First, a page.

For twenty one years this boat build has been sustained in part by daydreams of sailing anywhere the dreamer wants, confident in a strong, capable vessel. So of course on the day of the maiden sail when things should be tested in light zephyrs, we pull off the dock into 20+ knots on the nose and a big flood tide coming up the river we need to charge down many miles past Vallejo and in to the Bay. Damn, this is not going to be an easy day…
The 20hp motor and 10″ propeller are relatively small for the windage size of the boat. The motor is in the break-in first ten hours where you can’t run it beyond 2/3 speed. The apparent wind was up over 25, plus that north bay chop was starting. The builder who thought himself so clever with a motor mount ‘sled’ made that motor leg protection shield extend about 3″ below the water surface now paid the price of diverting water flow around the propeller area oddly enough to create major cavitation problems. So after a half hour of degrading conditions (that afternoon wind was building), motoring upwind, we had to admit this was a bad way to test new sailing systems. That was an ego blow, but some great learnings. The first: wow does Ravenswing sail well under ‘bare poles’. This shot is a few miles later, back in protected waters, but still sailing over 5kts with the head sail strapped to the deck and the main down at the boom. After a night of reflection, it’s pretty funny that her first sail didn’t involve sails. We learned to use the rotating semi-wing mast as a tall skinny sail, and actually tacked the boat with just the mast rotation when motoring back to the dock hours later.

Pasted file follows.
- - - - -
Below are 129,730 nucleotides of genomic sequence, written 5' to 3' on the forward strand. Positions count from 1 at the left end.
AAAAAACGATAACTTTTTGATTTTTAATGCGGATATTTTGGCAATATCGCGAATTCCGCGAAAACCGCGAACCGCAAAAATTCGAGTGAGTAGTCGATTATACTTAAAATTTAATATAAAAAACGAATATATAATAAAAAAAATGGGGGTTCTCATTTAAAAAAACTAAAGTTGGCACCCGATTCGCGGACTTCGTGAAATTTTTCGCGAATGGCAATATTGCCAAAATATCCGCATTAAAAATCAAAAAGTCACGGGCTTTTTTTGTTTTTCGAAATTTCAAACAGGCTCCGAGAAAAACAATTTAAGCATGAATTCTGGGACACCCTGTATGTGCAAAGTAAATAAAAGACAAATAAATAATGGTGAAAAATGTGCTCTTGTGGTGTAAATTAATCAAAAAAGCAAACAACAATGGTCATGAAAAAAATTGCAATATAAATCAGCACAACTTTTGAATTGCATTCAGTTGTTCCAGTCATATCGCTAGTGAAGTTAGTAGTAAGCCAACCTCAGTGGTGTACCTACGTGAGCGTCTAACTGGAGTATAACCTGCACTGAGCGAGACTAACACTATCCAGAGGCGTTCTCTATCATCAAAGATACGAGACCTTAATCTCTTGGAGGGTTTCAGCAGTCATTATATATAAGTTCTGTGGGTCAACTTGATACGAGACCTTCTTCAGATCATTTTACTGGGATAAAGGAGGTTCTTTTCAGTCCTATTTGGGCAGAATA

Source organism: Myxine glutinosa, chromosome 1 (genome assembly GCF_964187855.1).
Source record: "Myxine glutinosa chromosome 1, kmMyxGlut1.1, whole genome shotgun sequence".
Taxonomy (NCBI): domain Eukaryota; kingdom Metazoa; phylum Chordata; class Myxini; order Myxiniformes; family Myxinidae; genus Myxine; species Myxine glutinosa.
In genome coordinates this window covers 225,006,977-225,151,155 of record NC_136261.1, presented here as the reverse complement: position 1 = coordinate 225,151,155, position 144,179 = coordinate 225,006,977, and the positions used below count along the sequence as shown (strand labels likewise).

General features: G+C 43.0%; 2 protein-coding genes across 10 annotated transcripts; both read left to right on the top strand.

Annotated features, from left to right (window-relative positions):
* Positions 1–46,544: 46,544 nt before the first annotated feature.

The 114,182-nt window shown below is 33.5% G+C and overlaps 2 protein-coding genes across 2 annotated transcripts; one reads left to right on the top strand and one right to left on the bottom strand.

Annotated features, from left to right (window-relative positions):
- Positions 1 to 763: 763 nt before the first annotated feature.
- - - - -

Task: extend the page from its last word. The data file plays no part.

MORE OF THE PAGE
For those who visited the assembly / launch site, you can picture Charlie, Dean, Anton and I sailing back and forth doing two mile upwind/downwind legs in front of the people fishing from that dock. The main was double-reefed and we never did hoist the jib in that very narrow waterway. You sailors will be disgusted re: sail shape / trim, here with the main tortured up against a lazyjack I didn’t quite finish in time to make it easily adjustable.
We sailed and motor-sailed enough to get a feel for key things. The revamped steering is much better. The daggerboard is humming once up near 10kts, which I think can be fixed by shimming the head tighter in the trunk. The clew-end reefing with the clutches and winch on the mast-end of the boom work well. The Vee Mainsheet worked just as advertised, including the ability to easily travel the boom upwind and down by yanking on the crossover line. (Still anxious to confirm that under full sail). The mast base and rotation setup work very well. We learned where on deck to place line holding cleats for sailing activities like holding the leeward (unused) back stay out of the way. Etc etc.
The jib is hanked on, waiting for another day.
Jeanne instigated a push to build all the cabinet doors before losing the shop. Inch and a half wide mahogany frames, 1/4″ foam core panels, and some cherry vaneer will get vac bagged today.
Enjoy the 4th! We won’t be sailing :)